David Ruddy Great Barrington crash

David Ruddy's truck after the 2019 crash in which he struck John Wiltshire, who says he suffered lasting injuries. Police say Ruddy was high from inhaling canned air fumes, but they don't have enough evidence to prosecute him on an OUI drug charge.

GREAT BARRINGTON — Police say a town man was high from inhaling from a can of computer duster when he crashed his pickup truck into another vehicle, causing what the other driver says are lasting injuries.

There isn’t enough evidence to prove it in court, pointing to the larger challenge of keeping drugged drivers off roads.

Prosecutors on April 1 dropped an operating-under-the-influence-of-a-drug charge against David Ruddy, 37, citing a lack of sufficient evidence, according to Berkshire District Attorney’s Office public information officer Andrew McKeever. Police also had charged Ruddy with negligent driving in the Oct. 27, 2019, accident, for which he received six months’ probation, according to court records. At the time of the crash, he was on probation for a domestic assault.

Ruddy rear-ended an SUV driven by John Wiltshire, of Sheffield, as he waited at the light in front of the police station on Route 7. Station surveillance video shows Ruddy’s truck plowing into Wiltshire’s vehicle and pushing it approximately 50 feet forward, into the intersection.

John Wiltshire's headrest, Great Barrington crash

John Wiltshire says the force of the crash broke his headrest, and gave him a brain injury and lasting neurological problems. 

Police say Ruddy made no effort to slow or stop; the force of the crash broke Wiltshire’s headrest and resulted in injuries that include brain damage that has led to memory and other problems, according to Wiltshire.

Responders took Ruddy to a hospital; the severity of his injuries was not made public.

After the crash, police say, a can of Staples Computer Duster fell out of Ruddy’s truck; inside, a bag with five more cans sat on the passenger seat.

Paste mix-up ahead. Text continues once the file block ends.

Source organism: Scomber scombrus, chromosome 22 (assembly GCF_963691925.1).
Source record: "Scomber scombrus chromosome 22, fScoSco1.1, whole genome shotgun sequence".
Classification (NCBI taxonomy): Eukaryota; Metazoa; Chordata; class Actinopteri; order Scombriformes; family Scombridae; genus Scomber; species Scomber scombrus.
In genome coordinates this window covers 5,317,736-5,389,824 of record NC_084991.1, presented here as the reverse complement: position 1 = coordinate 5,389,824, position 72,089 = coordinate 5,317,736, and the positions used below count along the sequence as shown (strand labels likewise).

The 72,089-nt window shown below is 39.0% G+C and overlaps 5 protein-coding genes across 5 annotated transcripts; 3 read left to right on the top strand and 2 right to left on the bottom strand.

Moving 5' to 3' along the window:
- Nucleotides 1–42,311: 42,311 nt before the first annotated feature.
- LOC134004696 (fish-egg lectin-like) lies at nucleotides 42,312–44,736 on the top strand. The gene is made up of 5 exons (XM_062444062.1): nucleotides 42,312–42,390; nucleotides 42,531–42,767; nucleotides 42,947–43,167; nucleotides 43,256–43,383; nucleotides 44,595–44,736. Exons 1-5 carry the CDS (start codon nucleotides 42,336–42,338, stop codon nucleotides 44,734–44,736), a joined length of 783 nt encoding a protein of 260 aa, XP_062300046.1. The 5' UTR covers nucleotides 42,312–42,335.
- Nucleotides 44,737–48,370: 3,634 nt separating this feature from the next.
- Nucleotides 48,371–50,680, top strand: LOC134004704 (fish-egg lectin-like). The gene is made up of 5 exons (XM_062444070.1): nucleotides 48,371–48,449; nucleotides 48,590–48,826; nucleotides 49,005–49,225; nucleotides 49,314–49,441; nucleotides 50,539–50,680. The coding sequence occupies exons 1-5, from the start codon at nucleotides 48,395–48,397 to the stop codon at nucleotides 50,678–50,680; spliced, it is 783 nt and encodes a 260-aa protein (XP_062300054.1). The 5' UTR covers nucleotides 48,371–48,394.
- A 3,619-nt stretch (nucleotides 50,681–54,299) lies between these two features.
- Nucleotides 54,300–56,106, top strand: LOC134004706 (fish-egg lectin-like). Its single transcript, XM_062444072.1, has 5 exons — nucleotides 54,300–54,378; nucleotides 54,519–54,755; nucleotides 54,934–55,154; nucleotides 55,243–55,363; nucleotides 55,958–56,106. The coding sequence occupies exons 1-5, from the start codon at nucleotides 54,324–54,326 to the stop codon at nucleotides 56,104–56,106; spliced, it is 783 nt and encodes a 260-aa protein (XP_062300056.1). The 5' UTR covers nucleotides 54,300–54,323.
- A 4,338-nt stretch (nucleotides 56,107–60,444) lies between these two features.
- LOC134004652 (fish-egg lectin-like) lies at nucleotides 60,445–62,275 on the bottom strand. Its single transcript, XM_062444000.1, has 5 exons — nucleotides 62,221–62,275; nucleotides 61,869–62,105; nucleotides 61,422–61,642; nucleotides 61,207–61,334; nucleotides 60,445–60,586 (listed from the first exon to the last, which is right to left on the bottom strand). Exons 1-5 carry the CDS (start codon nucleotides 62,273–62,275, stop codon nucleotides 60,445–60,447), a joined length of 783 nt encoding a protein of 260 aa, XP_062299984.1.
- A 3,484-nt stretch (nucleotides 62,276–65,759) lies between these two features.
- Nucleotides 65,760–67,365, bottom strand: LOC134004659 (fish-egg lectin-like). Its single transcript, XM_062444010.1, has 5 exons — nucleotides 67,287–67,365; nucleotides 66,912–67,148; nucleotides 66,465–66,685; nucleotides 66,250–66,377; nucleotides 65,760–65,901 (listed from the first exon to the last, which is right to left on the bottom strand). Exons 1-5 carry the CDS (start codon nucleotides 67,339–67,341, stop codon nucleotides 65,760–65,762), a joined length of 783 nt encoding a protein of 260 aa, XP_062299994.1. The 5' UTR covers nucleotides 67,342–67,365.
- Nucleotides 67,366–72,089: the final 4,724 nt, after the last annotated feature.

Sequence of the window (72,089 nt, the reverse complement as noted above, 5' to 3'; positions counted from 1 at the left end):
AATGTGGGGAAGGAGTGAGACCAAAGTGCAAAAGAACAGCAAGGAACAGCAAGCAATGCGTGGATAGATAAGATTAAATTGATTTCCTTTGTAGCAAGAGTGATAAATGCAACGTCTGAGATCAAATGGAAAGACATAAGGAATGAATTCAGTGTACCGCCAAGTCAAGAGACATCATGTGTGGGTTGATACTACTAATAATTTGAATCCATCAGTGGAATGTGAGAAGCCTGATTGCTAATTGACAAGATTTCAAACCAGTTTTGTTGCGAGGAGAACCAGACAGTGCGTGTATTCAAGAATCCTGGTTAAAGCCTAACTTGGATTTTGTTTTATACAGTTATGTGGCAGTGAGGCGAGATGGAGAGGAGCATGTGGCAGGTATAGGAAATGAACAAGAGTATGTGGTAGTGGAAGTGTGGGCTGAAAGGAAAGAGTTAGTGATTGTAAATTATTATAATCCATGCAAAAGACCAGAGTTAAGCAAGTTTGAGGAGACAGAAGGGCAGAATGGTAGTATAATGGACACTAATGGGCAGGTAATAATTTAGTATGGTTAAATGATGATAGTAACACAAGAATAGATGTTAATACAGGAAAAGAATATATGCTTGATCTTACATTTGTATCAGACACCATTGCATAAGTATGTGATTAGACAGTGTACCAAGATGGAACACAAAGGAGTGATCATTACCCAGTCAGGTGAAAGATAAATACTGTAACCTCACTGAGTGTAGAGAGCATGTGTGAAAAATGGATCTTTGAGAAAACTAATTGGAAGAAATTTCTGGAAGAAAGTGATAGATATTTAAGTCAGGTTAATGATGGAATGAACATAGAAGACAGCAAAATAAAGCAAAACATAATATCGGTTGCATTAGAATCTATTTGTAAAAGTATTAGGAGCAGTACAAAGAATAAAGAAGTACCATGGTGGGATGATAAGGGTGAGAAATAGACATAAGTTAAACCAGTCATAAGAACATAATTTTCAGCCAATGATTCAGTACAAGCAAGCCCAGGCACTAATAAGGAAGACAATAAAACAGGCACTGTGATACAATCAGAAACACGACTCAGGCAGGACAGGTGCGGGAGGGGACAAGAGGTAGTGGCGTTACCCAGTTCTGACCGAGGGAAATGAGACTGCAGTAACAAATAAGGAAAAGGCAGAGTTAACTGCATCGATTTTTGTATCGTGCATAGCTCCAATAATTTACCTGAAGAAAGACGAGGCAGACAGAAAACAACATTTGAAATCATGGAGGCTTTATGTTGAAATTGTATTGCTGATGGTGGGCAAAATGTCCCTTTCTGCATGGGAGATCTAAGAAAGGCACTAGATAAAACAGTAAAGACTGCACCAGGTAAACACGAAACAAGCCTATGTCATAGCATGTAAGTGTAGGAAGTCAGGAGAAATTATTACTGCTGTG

Wiltshire, who said he is preparing a civil lawsuit against Ruddy, is frustrated by the dropped charge.

“It made me angry,” Wiltshire said. “I might have had my children in the back seat, and they could have been killed.”

Ruddy could not be reached for comment.

Without rapid, specific tests for marijuana and other drugs, or metrics akin to those for alcohol, it is hard to prove in court that a driver was stoned or under the influence.

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An arrest can’t be made on suspicion alone; an OUI drug charge typically won’t stick unless intoxication is “clear and obvious,” said town Police Chief Paul Storti.

“We can suspect it, but if we can’t prove it, it’s just a waste of the court’s time and energy,” he added. “Sometimes we win them and sometimes we don’t.”

There is one thing that can help, and even it isn’t foolproof.

Storti said legalization of pot in the state prompted his department, under former Police Chief William Walsh, to send Officer Christopher Peebles to train as a Drug Recognition Expert officer. The training teaches a 12-step protocol that involves observations, blood pressure, pulse and pupil tests. It ends with blood and urine analysis.

Last year, the department also had written a proposal to the town to ask for some of the community impact fees from pot stores to pay for another officer’s training. Town officials declined, Storti said.

Yet, testimony from Drug Recognition Expert officers won’t necessarily make a case airtight, since several studies have debunked the 12-step evaluation procedures as unscientific and unreliable.

In 2019, a Berkshire County judge considered those studies, in part, when she tossed testimony from the county’s first DRE officer in an OUI drug case.

Other studies indicate reliability if a DRE is well-trained, and Gov. Charlie Baker, for instance has tried to boost the number of DRE officers statewide.

Others see a threat. The American Civil Liberties Union and defense attorneys raise concerns about convicting the innocent using a protocol with questionable reliability, even if all 12 steps are completed.

“Any time an expert testifies in court, juries and judges tend to give that expert a lot of credence and authority,” said Joseph Zlatnik, a Pittsfield attorney who represented the defendant in that 2019 Berkshire case in which the judge threw out the drug expert testimony.

Zlatnik explained that the final evaluation step involving blood and urine samples is most important, and that the DRE officer did not perform those with his client.

In the Ruddy case, Great Barrington Officer Samuel Stolzar’s report says he and another officer immediately were on the scene outside the police station. Stolzar said that Ruddy’s behavior was consistent with inhaling gas from canned dusters.

He formed the opinion based on a number of factors, including Ruddy’s short-lived disorientation, witnesses who said Ruddy was semiconscious and Ruddy’s quick return to coherence, since the high from “huffing” compressed air fumes — it’s a dangerous practice — is short-lived.

GREAT BARRINGTON — A town man is facing charges after police say he rear-ended an SUV with his pickup truck while disoriented from inhaling canned air, causing the other driver to suffer …

Heather Bellow can be reached at hbellow@berkshireeagle.com or 413-329-6871. On Twitter